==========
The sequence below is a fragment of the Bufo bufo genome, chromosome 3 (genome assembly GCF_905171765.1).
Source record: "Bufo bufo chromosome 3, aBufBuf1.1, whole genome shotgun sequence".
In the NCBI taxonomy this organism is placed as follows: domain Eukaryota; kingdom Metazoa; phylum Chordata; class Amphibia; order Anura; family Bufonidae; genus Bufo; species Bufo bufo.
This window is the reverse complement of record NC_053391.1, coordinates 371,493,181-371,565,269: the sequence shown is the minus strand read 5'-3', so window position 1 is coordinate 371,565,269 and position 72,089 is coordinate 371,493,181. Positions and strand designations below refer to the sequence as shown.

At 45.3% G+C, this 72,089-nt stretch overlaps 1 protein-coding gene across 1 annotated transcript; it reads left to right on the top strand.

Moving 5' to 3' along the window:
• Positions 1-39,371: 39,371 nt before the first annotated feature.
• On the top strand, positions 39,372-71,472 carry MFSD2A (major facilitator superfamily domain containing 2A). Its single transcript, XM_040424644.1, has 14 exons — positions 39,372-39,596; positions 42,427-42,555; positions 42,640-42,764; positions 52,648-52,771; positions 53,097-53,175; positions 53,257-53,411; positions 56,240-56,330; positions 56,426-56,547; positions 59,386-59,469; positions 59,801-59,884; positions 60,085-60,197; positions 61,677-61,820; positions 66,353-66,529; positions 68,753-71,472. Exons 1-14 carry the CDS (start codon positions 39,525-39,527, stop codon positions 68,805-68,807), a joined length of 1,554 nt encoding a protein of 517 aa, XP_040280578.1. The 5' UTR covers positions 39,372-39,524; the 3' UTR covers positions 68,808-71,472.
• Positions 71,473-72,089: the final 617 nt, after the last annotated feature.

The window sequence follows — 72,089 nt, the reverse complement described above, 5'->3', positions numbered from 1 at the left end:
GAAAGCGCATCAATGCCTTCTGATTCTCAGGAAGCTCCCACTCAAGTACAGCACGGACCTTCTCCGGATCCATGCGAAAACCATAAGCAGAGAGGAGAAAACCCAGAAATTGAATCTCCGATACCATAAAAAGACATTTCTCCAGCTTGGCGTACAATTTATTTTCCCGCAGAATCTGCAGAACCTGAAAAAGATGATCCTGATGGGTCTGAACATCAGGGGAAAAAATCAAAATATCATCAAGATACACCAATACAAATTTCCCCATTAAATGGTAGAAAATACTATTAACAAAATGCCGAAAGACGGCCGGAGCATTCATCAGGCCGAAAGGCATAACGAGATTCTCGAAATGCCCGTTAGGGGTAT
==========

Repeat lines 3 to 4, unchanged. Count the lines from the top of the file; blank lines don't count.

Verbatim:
In the NCBI taxonomy this organism is placed as follows: domain Eukaryota; kingdom Metazoa; phylum Chordata; class Amphibia; order Anura; family Bufonidae; genus Bufo; species Bufo bufo.
This window is the reverse complement of record NC_053391.1, coordinates 371,493,181-371,565,269: the sequence shown is the minus strand read 5'-3', so window position 1 is coordinate 371,565,269 and position 72,089 is coordinate 371,493,181. Positions and strand designations below refer to the sequence as shown.